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Central & South Asia
Azerbaijan holds presidential vote
Incumbent president likely to win second term in oil-rich country.
Last Modified: 15 Oct 2008 07:45 GMT

Opposition groups called on voters to boycott the election [AFP]

Voting has begun in the Central Asian country of Azerbaijan for a presidential election like to return Ilham Aliyev, the president, to office.

Polling stations across the country opened at 8am (0300 GMT) on Wednesday, and were due to close at 7pm (1400 GMT).

The strategic, oil-rich country has been seen as a nation struggling to balance ties with the United States and Russia, as Moscow and Washington vie for its allegiance.

Leading opponents are boycotting the vote, accusing Azerbaijani authorities of persecuting the opposition, muzzling the media and  fixing previous polls.

The names of six other candidates will appear alongside Aliyev on the ballot, but all are loyal to the authorities and some have not even bothered to campaign.

The government has said Aliyev's popularity is unassailable, in part thanks to an oil boom driving one of the fastest-growing economies in the world, despite the global financial crisis.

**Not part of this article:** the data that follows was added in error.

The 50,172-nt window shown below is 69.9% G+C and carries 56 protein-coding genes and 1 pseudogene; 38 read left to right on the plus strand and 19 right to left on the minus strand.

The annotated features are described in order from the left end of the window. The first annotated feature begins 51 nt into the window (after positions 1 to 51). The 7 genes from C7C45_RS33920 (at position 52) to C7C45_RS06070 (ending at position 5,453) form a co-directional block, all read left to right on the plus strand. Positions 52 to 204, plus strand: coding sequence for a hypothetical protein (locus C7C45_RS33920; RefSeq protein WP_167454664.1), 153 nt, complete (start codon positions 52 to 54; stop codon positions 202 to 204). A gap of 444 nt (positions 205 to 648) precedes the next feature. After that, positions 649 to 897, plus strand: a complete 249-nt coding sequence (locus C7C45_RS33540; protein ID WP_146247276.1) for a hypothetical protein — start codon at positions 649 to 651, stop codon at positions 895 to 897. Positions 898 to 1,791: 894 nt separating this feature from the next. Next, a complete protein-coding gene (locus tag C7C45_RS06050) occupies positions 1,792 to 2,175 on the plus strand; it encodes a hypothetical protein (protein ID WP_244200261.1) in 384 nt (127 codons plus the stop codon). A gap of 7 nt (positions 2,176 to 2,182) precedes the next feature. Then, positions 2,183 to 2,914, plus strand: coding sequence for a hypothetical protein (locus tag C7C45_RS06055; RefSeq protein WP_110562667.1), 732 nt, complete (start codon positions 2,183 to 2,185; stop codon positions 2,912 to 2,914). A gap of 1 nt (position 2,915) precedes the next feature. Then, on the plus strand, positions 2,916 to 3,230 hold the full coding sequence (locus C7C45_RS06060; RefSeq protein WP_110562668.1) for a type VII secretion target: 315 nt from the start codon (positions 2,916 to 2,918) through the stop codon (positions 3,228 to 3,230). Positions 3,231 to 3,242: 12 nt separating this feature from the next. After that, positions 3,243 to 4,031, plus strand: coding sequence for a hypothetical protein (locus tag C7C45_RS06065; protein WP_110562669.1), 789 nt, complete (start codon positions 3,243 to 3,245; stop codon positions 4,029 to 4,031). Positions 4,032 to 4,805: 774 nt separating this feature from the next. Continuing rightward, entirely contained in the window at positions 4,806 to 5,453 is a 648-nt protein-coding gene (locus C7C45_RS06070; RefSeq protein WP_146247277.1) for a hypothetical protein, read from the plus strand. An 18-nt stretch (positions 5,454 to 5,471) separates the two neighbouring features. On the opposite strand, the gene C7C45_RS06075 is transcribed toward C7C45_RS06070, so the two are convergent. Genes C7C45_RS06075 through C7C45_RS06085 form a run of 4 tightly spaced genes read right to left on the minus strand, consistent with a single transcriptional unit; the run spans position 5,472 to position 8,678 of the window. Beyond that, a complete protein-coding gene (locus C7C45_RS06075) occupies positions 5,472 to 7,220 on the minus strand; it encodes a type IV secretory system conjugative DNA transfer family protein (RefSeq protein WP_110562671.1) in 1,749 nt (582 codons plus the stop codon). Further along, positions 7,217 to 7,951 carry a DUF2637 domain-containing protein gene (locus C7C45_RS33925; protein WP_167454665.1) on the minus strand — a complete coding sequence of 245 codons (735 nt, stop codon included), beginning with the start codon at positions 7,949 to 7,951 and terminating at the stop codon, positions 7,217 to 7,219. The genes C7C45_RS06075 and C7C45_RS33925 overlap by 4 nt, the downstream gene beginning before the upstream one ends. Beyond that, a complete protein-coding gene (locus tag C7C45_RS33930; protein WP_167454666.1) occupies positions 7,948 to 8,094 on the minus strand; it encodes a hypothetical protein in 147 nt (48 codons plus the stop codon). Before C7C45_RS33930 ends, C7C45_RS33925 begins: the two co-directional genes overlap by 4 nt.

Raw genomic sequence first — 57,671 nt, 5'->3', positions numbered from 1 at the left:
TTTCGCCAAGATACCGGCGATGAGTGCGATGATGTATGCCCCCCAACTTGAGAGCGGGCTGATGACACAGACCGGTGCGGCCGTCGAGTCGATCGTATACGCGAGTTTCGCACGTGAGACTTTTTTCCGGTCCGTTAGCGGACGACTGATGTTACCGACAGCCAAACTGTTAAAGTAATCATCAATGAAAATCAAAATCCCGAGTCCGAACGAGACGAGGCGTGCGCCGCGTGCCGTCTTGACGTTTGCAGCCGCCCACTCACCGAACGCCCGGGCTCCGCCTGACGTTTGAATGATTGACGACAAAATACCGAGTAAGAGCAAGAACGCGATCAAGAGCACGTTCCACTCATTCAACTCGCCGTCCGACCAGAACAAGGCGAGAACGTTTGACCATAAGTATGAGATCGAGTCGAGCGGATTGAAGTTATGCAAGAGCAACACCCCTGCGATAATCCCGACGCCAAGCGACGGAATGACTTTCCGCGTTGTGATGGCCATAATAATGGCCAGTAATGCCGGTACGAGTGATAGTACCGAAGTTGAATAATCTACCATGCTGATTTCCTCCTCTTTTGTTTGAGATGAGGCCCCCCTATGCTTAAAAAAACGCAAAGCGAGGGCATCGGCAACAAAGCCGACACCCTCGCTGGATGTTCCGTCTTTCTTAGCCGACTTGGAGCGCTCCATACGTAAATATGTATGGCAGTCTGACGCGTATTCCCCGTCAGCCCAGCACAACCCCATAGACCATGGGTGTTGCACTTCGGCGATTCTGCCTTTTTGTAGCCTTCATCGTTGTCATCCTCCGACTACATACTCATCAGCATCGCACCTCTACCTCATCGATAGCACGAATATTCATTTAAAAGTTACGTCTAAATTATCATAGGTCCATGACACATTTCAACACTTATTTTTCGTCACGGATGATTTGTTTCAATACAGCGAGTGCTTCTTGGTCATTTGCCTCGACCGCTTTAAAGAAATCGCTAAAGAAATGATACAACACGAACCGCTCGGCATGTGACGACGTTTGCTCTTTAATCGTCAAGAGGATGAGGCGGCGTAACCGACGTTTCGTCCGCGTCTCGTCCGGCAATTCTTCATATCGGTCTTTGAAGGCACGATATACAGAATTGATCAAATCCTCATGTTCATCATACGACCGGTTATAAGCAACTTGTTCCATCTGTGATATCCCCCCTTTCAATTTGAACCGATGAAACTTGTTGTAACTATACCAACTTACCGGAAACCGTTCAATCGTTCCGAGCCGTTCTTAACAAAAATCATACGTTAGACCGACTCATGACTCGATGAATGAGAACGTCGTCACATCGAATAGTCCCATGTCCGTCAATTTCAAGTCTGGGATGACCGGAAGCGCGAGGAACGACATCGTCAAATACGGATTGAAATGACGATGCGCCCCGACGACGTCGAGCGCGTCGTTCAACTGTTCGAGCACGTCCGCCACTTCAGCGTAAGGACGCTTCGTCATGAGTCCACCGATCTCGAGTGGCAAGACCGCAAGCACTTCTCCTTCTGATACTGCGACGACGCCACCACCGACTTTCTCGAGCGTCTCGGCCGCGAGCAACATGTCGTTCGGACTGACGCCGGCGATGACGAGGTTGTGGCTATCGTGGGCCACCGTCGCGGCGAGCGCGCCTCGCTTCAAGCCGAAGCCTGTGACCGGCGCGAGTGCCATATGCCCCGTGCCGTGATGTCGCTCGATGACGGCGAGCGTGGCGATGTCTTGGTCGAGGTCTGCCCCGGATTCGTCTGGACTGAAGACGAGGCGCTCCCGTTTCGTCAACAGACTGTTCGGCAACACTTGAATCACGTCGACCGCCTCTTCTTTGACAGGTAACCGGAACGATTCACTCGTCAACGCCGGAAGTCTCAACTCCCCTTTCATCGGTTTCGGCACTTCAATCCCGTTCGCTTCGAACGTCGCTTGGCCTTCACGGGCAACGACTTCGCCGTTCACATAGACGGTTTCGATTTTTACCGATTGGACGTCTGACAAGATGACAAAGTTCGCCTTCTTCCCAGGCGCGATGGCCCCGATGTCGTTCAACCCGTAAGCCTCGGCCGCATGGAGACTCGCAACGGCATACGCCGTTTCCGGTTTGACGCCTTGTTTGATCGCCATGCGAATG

Predictable outcome

Analysts say the only question is by how wide a margin the 46-year-old president, son of Heydar Aliyev, the Caspian state's previous president, will surpass the other contenders.
  
Heydar Aliyev dominated political life in the country for more than 30 years.
  
Fuelled by energy exports, Azerbaijan's economy grew by 26  per cent last year, among the highest growth rates in the world,  despite widespread corruption.
  
Since coming to power in 2003 after his father's death, Aliyev has walked a tightrope between Moscow and Washington as the two vied  for access to the vast energy resources of the Caspian Sea.
 
Despite criticism of his democratic record, Washington considers Aliyev as a key energy partner.
 
Azerbaijan is the starting point for a strategic corridor of pipelines delivering oil and gas from the Caspian Sea to Turkey, and on to Western markets.
  
But analysts say Aliyev will remain wary of angering Moscow, especially after the Georgia-Russia war in August showed  how far the Kremlin was willing to go to protect its interests in  the region.

Source:
Agencies
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